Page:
You can also hear me read this story on: Episode #59 of R.B. Wood’s THE WORD COUNT PODCAST.
The prompt asked that we use 3 words in the story:
NEWSPAPER | CIGARETTE | SCOTCH
NOTE: This story is excerpted and rewritten from a longer one, which I wrote earlier this year. It is partly inspired by a friend going through a difficult life change, and of course, by Pink Floyd.
* * * *
I’ve let go of so much. The kids are gone, moved away to University. They don’t need me anymore. My husband, Mike, still works. Someone has to pay the bills. He doesn’t need me either, but he puts up with me. I suppose it’s better than being alone, but my guess is it’s only marginally better for him. We navigate around each other without saying much. It’s not comfortable, but somehow we put up with each other. Complacency settles in after nearly thirty years of marriage, and with it, a dull ache fills my days.
It wasn’t always this way, but I remember exactly when everything changed. Six months ago, I picked up the Sunday New York Times like I did every week and read another study about climate change. I was a concerned citizen most of the time, but that day I thought: Why the hell should I care anymore? I’ll be long gone when the earth blows up. Even my grandchildren’s children won’t be around.
In that same paper, another article praised the benefits of alcohol and how previous studies had been overly cautious. In fact, scientists now encouraged drinking for middle-aged adults. Three to four glasses a day—beer, wine, liquor—it didn’t matter. Good for the heart and an excellent way to relieve stress. Next thing you know, they’ll be touting cigarettes as the new health fad!
I threw the newspaper across the room.
Garbage! All of it, garbage! I couldn’t believe anything anymore.
Something in me must have snapped because nothing was the same after that.
I was not the same.
* * * *
Hunger wakes me up, but I don’t get out of bed immediately. After drifting in and out of sleep for what seems like hours, I make my way downstairs. It’s already close to noon.
Dishes and a frying pan balance precariously atop the counter next to an empty sink—Mike’s bacon and eggs from last night’s dinner, his cereal from this morning.
The kitchen is in need of a thorough cleaning. Why my husband does not load the dishwasher is beyond me. The appliance does not exist for him. It’s the same with the laundry. He must think clean underwear and shirts just magically appear in his closet. I resent picking up after him, but he’s right about one thing—it’s me who has changed, not him.
I have not wanted to do anything in months. Even the thought of a few household chores hollows me. My brain feels pickled. Most days, I walk around sweaty and lethargic.
The light on the home phone blinks red. It’s been blinking for weeks now. I know the messages are for me, but I don’t want to listen to them. I wish people would stop worrying about me. I don’t dare turn on my computer. The thought of unanswered e-mails in my inbox makes my stomach lurch.
Something burbles to life and I spin in its direction. My feet shuffle in a robotic motion to find the source. The buzz continues, and I register it’s coming from my purse. I snatch the bag off the dining room table and empty its contents on the floor. My cell phone vibrates on the ceramic tile like a small, frightened animal. I grab it in a panic.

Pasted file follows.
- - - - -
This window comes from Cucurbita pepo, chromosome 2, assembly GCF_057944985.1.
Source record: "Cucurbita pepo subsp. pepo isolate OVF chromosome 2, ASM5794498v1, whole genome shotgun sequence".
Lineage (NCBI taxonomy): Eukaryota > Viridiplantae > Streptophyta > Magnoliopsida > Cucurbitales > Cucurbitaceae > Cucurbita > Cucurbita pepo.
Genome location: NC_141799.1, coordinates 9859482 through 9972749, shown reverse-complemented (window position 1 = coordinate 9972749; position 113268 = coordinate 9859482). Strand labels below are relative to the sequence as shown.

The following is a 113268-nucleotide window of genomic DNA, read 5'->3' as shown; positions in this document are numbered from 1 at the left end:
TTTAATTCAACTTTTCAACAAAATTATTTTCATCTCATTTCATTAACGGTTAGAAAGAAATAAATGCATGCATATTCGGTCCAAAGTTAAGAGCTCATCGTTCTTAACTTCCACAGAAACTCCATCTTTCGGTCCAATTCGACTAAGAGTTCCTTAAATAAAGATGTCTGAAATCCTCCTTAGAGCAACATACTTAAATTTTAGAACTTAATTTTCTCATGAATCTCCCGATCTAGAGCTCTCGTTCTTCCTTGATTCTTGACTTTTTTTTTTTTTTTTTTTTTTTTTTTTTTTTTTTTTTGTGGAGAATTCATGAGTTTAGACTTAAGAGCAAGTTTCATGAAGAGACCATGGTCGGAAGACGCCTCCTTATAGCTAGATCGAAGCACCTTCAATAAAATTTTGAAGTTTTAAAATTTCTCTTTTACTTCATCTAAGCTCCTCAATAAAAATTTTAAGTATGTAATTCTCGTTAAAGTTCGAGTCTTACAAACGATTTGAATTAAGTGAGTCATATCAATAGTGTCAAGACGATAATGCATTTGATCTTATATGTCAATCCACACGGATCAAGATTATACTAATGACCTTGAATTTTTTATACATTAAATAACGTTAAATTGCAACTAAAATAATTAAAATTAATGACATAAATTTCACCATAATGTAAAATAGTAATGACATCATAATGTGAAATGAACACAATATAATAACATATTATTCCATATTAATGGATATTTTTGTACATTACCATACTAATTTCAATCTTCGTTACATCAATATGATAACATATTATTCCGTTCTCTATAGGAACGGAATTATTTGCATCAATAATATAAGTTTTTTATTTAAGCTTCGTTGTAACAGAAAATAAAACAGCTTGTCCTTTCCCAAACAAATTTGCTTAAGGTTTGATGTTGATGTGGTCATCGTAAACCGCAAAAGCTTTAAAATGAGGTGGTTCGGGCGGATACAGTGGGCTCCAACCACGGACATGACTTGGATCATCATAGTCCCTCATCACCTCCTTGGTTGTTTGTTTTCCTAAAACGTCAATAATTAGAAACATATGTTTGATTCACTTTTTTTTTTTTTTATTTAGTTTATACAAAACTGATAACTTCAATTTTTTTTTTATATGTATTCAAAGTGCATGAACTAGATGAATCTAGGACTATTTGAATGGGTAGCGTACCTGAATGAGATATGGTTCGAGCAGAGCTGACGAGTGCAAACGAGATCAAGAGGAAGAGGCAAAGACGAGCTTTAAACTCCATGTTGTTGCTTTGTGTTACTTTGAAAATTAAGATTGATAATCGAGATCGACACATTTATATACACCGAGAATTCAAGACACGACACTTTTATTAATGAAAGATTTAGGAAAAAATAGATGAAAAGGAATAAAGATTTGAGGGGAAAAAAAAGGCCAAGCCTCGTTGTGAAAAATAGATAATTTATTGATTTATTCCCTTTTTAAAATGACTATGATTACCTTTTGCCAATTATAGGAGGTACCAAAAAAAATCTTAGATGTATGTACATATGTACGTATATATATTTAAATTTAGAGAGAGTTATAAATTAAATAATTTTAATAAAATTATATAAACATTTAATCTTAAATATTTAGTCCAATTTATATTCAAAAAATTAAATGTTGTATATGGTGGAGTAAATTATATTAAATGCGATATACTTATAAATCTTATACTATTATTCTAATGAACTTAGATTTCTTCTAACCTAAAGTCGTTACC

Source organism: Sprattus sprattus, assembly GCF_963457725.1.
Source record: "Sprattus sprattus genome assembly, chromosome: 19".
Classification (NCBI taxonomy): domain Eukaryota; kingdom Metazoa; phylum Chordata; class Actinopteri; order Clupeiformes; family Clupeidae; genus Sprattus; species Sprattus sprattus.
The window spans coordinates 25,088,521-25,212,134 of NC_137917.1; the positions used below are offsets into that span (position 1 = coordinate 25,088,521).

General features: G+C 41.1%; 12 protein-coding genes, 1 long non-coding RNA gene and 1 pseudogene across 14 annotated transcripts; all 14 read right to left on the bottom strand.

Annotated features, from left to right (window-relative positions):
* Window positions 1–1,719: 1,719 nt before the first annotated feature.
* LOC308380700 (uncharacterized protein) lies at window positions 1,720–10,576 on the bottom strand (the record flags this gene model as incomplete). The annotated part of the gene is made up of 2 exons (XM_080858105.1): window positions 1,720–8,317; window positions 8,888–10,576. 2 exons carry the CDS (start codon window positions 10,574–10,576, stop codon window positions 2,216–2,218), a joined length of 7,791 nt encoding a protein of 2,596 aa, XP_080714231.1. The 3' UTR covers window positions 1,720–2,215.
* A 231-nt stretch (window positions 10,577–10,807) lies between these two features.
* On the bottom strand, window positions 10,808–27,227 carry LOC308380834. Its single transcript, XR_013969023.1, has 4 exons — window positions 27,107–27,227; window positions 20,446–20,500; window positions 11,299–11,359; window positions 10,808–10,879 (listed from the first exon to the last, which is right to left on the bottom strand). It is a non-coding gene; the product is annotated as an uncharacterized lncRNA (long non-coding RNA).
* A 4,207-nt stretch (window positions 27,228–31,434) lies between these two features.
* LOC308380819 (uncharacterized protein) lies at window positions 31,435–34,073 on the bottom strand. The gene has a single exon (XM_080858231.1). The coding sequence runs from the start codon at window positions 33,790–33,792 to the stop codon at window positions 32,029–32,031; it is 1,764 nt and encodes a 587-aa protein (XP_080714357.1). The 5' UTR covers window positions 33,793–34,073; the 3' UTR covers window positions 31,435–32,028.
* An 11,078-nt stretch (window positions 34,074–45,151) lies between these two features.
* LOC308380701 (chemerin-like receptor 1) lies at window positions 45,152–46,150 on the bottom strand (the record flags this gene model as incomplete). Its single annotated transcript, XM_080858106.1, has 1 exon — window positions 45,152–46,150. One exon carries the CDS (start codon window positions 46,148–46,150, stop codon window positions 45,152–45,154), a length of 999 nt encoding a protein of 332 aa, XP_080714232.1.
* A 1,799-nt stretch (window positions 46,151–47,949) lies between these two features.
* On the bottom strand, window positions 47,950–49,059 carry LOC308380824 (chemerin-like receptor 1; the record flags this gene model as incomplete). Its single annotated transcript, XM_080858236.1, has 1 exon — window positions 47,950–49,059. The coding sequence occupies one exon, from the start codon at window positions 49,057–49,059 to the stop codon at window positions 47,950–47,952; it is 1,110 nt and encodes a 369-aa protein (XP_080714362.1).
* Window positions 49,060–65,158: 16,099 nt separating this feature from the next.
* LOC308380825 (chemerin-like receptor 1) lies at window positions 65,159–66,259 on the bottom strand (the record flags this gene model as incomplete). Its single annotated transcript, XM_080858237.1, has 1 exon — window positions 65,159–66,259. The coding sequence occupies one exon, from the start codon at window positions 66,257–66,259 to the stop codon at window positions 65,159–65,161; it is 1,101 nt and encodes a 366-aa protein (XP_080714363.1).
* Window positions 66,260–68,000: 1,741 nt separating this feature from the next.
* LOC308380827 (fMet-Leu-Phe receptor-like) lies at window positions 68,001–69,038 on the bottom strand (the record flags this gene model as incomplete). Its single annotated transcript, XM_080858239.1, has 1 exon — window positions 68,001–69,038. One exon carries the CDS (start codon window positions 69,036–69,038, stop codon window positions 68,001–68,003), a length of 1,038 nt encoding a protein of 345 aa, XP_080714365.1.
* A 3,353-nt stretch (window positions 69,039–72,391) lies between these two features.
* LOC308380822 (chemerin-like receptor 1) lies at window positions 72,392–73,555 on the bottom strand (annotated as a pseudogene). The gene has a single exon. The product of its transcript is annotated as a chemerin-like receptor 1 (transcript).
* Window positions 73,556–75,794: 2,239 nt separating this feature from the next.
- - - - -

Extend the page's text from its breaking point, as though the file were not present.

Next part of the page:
“When did you get up?” says the voice on the other end of the line. Mike’s words jolt me to attention.
“Right after you left for work.” I’m on the defensive already.
“Are you sure?”
“Of course I’m sure, why?”
A pause. “I called earlier, that’s why.”
“Well … I must have been in the washroom, didn’t hear the phone.” I wonder if my friendly housewife voice fools him. “Did you want something?”
“Yes,” he barks. “Iron a few shirts for me. I need them for meetings this week.”
Please would be nice, I think to myself.
Mike’s words pinch, but I keep my thoughts to myself and somehow manage a cheerful, “Yeah, sure.” That’s how we talk to each other—no nuanced arguments, no fine points to be made.
I hang up and rage nudges up my stomach. It lodges in my chest like indigestion.
“How dare he talk to me that way?” I mutter to myself. Now I have to clean the house and iron. I loathe ironing.
* * * *
It’s Mike’s night out with the boys, and I manage to throw together a dinner of lasagna (from frozen of course) along with a salad (out a bag). He doesn’t seem to care. His mind is on watching the game and drinking with his friends anyway.
Now that he’s gone, I plod to the kitchen and crack an entire tray of ice cubes into the sink. I scoop up a handful, drop them into a tall glass of white wine, and gulp until the cold freezes my brain.
I’ve become an impressive drunk in that way where no one suspects I’m drinking.
My doctor prescribed antidepressants for me. They must be working, as I’m more productive now. I’m cooking again, and the house is clean. I even managed to respond to a few phone messages, and the other day, I fired up my computer. When I saw more than 300 emails in my inbox, I shut it down. Responding to emails would have to wait.
Playing around with what my doctor recommended has been tricky, but it’s one of the few things I do to empower myself. Instead of one pill with food, I take half a pill with a shot of Scotch. Yeah, the alcohol is a no-no, but … I seem to be okay so far.
I even had sex with my husband last night. Afterward, he flopped off me like a giant walrus, a fat limb-less torso. The only thing missing were the tusks. I didn’t enjoy it, but he must have. He seems nicer to me today than he’s been in a while.
As for me, I don’t feel much anymore. Numbness replaces the dull ache. It’s comforting really, much like a warm, cozy blanket.
Thank you for reading. ♥
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